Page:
Posing as a Doctor is Illegal…unless you go to the “Developing World”.

Originally published as an Op-Ed on Feb. 25th 2016 in the Orlando Sentinel, this longer piece provides additional information and links to relevant articles that may be of interest.

Noelle Sullivan 

On February 18th, 2016, 18-year old Malachi Love-Robinson was arrested for “Posing as a Doctor” in Palm Beach. Practicing medicine without a license is a third-degree felony in Florida. Yet, were Mr. Love-Robinson to fly to Tanzania, Cambodia, Bolivia, Honduras, Senegal, Nepal or any other so-called “developing country”, not only would he be able to practice medicine without a license…his actions would be celebrated.

An expanding and highly lucrative industry has sprung up around international voluntourism. Placements in health facilities are popular. It is mostly health professions students, or aspiring professionals like Mr. Love-Robinson, who pay companies to do these trips. Websites say anyone can offer “first-rate healthcare to people who usually don’t have the regular opportunity to see a doctor”. As a foreigner and a volunteer, regardless of training, you provide “more than hope” by virtue of who you are.

Poor countries are depicted as having few locals with good ideas and a commitment to assist with the pressing problems there. In such places, “any help is better than no help at all.” Nothing could be farther from the truth. Worldwide, foreigners crowd health facilities and orphanages, despite concerned reports and campaigns about problematic ethics of both types of volunteering and the harms that volunteers could unwittingly cause.

Celebratory assertions of “good intentions” echo those that Mr. Love-Robinson draws upon to justify his actions. He meant no harm, his grandfather tells us: “He was out trying to help people.” The “good intentions” argument appears as hubris when applied to vulnerable American patients. Substitute the poor in other countries, and it commonly justifies otherwise unethical actions.

I have been researching foreign clinical volunteering in Tanzania for nearly four years. The health facility receives a paltry donation for each volunteer hosted; staff is expected to volunteer scarce time and resources to volunteers as well as patients. Tanzanian health professionals receive no compensation for hosting foreign volunteers.

Some Tanzanians host volunteers to be hospitable. Some hope volunteers will help them personally or professionally. Some enjoy the deviation from the doldrums of work. While foreign volunteers are often more burden than boon, most Tanzanians are too polite to say anything. In countries with struggling health and education sectors, regulating the actions of several thousand foreigners in clinics is hardly a priority.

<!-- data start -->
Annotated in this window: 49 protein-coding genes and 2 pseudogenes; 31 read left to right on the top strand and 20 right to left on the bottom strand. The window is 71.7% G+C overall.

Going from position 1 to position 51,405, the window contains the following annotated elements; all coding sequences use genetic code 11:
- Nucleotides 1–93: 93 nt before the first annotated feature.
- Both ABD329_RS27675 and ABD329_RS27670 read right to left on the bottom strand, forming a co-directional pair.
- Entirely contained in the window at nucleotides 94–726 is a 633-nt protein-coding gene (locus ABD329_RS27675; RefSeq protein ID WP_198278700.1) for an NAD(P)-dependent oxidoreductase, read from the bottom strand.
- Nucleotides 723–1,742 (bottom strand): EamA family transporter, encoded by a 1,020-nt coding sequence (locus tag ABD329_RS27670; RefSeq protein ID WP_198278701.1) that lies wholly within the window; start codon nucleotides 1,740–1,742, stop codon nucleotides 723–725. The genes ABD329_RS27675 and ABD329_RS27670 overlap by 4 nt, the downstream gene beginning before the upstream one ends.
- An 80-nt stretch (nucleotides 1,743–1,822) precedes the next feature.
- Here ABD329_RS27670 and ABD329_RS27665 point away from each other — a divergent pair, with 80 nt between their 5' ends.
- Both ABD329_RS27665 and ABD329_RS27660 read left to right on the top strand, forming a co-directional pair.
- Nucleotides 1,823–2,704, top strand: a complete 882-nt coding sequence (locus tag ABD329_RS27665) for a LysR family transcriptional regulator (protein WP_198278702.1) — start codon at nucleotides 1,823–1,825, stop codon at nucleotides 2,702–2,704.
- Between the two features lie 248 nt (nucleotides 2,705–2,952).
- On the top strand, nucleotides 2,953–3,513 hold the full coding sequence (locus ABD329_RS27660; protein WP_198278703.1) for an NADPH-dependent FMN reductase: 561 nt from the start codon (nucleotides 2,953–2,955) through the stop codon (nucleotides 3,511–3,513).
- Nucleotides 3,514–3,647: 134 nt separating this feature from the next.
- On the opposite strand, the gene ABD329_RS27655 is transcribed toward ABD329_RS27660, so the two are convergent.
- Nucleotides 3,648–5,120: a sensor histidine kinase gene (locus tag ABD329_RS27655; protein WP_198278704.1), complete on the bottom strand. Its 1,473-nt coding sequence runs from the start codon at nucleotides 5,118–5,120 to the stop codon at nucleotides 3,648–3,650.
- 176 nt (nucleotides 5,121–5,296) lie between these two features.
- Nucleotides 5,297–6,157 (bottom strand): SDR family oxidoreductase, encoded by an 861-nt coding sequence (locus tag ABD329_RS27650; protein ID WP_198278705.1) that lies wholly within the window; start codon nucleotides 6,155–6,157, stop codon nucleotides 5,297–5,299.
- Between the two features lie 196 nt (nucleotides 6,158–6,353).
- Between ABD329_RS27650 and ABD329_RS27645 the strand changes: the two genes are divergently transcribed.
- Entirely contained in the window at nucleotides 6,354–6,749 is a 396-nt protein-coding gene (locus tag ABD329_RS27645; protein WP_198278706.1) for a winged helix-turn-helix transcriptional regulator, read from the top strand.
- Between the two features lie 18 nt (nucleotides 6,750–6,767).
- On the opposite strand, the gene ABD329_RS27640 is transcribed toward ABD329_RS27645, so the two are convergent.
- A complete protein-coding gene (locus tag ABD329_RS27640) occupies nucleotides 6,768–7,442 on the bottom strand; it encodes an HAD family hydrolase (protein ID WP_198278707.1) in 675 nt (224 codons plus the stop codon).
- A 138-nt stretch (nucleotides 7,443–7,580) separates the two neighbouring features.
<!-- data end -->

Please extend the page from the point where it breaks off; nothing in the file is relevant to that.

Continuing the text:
When abroad, foreign volunteers routinely supersede Mr. Love-Robinson’s actions in Palm Beach. There is an informal rite of passage amongst foreign volunteers. Departing volunteers tell incoming ones where to go and who to befriend in order to get “hands on” experience. Students teaching students how to do procedures was routine in several of the six hospitals I have researched in Tanzania. One of my interviewees, an American 22-year-old pre-medical student, stated “I’ll be damned if I leave Tanzania and haven’t delivered a baby.” Two days later, after a 15-minute lecture by a British midwifery student volunteer, he delivered a baby, unsupervised by Tanzanians. A former student of mine volunteered in India as a high schooler, where he administered surgical anesthetics. During college, he went to Peru, where he administered shots, performed pre-natal check ups, tested patients for HIV and syphilis, and took blood samples.

Many volunteers are good people, but ill informed. There are systematic problems underlying volunteers’ unethical actions, and meaningful ways to improve best practices. Our society tells young people that they not only can make a difference abroad, but that they should. Doing so is marketable. Clinical volunteering looks good on admissions essays and resumes. In rich countries, “clinical experience” is usually a requirement to get into medical school, but it is rarely defined. While professional health associations have guidelines for ethical practices abroad, students are rarely aware of them.

Universities have to do more to foster awareness, and develop best practices for students’ global engagements. Several organizations are working on this effort, including the Working Group on Global Activities by Students at Pre-Health Levels (GASP), the Global Ambassadors for Patient Safety course, and globalsl.org.

Let Mr. Love-Robinson be a reminder to all of us: if the desire to “help” can’t justify playing doctor at home, it shouldn’t justify it anywhere. We can do better.


Noelle Sullivan is an Assistant Professor of Instruction in Global Health Studies and Anthropology at Northwestern University, in Evanston, Illinois. Her research explores global health priorities, postcolonial governance, market logics and humanitarian sentiment, and their impact on healthcare in countries reliant on foreign assistance.

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